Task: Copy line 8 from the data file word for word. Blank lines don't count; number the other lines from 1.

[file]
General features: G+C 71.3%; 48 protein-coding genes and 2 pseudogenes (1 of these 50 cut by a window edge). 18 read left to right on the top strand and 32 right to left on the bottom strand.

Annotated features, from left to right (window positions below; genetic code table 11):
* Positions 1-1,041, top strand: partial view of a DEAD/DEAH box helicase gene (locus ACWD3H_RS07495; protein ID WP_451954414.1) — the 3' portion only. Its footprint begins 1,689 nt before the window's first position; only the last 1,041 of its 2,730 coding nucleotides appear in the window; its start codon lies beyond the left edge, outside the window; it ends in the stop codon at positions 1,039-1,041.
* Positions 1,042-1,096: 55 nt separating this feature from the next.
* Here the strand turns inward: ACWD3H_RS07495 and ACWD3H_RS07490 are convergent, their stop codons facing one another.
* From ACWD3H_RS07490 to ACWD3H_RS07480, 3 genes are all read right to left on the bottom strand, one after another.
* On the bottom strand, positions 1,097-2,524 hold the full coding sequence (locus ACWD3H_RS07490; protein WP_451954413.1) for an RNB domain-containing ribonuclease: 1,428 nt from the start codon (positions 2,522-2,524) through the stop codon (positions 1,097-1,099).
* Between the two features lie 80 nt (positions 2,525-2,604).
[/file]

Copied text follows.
* Between the two features lie 80 nt (positions 2,525-2,604).